This European Standard defines basic technology and specifies general procedures for making and reporting measurements of quantities related to radiation emitted by machinery. It covers the different radiation emissions as defined in EN 12198-1. This standard applies to machinery as defined in 3.1 of EN 292-1:1991.

Pages: 15

EN 12198-1:2000+A1:2008

Safety of Machinery – Assessment and reduction of risks arising from radiation emitted by machinery – Part 1: General principles

This standard deals with the emission of radiation from machinery. This European Standard gives advice to manufacturers for the construction of safe machinery, if no relevant C-type standard exists. This radiation emission may be functional for processing or may be undesirable. The issues of electromagnetic compatibility are not addressed in the standard. This European Standard is intended to give advice to C-type standardization groups, on how to identify radiation emissions or fields, how to determine their significance and intensity, how to assess the possible risks and what means may be used to avoid or reduce radiation emissions. This advice should be elaborated in C-type standards for specific classes of machines as assessable requirements. This standard deals with the emission of all types of electromagnetic non-ionizing radiation. Ionizing radiation may be dealt with in other documents or in the future revisions. This standard does not deal with the emission of laser radiation. Radiation sources fixed to a machine which are used only for lighting are excluded from the scope of this standard. This standard applies to machinery as defined in clause 3.1 of EN 292-1:1991.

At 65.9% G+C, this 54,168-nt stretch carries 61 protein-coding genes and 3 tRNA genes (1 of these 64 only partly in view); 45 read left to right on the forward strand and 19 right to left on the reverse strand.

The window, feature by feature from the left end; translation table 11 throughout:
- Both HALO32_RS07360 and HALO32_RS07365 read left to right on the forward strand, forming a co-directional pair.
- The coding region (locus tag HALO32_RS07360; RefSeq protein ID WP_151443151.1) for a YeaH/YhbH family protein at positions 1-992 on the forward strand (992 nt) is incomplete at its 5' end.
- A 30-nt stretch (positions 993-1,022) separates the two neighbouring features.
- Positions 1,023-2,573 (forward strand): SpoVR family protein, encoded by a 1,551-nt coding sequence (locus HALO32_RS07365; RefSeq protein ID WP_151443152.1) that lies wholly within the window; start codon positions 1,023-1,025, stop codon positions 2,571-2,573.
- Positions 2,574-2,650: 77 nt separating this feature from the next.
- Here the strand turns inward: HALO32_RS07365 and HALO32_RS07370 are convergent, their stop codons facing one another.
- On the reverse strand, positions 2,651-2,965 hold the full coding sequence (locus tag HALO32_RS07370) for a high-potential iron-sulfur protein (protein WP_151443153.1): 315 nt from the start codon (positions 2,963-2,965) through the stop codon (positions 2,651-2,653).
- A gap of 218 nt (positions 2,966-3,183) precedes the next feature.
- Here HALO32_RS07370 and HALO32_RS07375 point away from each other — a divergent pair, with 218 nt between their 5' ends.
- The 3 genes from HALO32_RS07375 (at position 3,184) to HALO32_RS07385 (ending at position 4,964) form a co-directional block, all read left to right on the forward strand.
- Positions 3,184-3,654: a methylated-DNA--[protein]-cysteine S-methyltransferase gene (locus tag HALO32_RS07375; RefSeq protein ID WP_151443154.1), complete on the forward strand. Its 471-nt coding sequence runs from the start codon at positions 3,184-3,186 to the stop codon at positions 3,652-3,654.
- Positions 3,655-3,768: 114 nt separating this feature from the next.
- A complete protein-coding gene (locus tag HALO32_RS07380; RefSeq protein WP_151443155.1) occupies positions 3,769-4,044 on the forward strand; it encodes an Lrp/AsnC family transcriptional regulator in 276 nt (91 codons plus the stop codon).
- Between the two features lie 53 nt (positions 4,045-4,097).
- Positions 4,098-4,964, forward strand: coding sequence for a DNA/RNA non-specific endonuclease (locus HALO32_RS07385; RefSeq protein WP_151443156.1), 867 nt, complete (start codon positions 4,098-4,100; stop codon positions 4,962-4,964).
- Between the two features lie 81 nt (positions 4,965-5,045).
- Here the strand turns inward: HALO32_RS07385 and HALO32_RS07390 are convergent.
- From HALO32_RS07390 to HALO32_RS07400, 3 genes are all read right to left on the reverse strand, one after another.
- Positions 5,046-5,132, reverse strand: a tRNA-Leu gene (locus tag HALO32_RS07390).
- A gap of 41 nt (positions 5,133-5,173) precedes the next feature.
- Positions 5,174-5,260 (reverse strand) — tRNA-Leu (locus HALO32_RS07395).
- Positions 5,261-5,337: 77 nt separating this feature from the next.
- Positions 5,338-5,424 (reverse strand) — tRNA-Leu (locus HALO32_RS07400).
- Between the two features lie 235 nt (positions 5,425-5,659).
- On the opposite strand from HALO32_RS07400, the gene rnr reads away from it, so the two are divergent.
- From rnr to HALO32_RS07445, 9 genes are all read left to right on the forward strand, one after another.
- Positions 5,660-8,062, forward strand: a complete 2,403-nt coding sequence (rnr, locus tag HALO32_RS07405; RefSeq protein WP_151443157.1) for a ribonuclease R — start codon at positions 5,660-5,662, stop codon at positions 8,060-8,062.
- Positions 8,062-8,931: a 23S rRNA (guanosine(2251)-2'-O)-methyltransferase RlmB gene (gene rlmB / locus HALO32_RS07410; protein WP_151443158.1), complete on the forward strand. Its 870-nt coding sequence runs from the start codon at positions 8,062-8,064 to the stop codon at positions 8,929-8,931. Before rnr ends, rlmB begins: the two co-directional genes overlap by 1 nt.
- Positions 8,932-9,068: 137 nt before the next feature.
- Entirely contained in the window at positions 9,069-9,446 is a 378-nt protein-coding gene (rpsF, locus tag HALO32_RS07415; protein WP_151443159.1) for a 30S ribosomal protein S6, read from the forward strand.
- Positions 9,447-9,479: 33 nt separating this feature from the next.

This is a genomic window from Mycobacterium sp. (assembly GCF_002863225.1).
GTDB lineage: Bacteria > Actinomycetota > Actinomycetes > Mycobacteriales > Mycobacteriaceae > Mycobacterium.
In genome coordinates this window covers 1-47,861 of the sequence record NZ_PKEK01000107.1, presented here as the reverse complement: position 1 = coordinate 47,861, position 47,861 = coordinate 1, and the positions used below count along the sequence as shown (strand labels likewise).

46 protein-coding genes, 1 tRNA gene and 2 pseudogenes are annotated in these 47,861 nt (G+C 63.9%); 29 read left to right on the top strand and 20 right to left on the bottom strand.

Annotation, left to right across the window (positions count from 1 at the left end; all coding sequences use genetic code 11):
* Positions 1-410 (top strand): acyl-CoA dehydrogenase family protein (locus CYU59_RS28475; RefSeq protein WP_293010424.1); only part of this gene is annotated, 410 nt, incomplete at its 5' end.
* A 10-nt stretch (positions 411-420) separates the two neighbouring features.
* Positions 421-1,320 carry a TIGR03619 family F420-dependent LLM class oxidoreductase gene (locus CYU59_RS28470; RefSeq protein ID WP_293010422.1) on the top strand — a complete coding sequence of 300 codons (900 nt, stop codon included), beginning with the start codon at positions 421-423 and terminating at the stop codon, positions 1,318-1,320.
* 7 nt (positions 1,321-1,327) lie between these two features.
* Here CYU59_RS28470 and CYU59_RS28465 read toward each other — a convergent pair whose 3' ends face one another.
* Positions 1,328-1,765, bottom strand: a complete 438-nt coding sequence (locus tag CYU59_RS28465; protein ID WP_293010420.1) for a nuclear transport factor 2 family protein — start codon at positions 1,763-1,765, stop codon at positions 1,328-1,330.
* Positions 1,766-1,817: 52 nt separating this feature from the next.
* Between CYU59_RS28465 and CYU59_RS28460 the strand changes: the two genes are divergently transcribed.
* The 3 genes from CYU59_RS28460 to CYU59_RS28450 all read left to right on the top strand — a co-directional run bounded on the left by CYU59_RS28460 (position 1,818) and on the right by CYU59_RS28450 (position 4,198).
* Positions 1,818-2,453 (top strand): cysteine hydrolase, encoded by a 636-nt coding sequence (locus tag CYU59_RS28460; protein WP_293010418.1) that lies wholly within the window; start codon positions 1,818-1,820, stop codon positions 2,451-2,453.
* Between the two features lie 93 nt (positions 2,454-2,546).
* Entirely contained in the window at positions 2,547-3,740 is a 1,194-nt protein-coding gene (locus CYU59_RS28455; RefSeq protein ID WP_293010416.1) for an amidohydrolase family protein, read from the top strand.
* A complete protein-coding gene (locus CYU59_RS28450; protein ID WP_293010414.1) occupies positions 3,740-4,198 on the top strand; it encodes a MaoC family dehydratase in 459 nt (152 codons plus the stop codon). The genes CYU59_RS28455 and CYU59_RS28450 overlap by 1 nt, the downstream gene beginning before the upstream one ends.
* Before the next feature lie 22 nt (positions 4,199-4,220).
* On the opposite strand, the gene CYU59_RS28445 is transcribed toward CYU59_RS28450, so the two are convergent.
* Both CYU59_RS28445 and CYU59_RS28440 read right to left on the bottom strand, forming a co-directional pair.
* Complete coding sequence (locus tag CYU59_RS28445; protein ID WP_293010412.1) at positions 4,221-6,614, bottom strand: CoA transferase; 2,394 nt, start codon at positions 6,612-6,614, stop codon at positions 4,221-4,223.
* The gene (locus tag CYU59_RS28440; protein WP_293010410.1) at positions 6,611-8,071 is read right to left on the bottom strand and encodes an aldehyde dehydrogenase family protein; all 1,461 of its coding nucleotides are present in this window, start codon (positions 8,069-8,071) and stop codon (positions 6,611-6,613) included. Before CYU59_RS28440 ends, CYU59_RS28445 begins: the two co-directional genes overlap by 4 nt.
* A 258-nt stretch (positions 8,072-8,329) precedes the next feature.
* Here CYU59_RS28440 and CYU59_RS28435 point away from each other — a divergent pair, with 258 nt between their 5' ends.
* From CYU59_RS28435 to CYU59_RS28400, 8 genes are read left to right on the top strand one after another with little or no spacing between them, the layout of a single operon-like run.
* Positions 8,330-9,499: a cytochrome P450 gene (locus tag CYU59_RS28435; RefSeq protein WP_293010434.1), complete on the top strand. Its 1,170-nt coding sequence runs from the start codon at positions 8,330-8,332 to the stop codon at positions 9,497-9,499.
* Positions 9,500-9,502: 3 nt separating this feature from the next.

Pages: 28

EN ISO 13732-1:2008

Ergonomics of the thermal environment – Methods for the assessment of human responses to contact with surfaces – Part 1: Hot surfaces

This part of ISO 13732 provides temperature threshold values for burns that occur when human skin is in contact with a hot solid surface. It also describes methods for the assessment of the risks of burning, when humans could or might touch hot surfaces with their unprotected skin. This part of ISO 13732 also gives guidance for cases where it is necessary to specify temperature limit values for hot surfaces; it does not set surface temperature limit values. This part of ISO 13732 deals with contact periods of 0,5 s and longer. It is applicable to contact when the surface temperature is essentially maintained during the contact (see 4.1). This part of ISO 13732 is applicable to the hot surfaces of all kind of objects: equipment, products, buildings, natural objects, etc. For the purposes of simplification, it mentions only products; nevertheless, it applies to all other objects as well. It is applicable to products used in any environment, e.g. in the workplace, in the home. It is applicable to hot surfaces of products that may be touched by healthy adults, children, elderly people and also by people with physical disabilities.

Pages: 37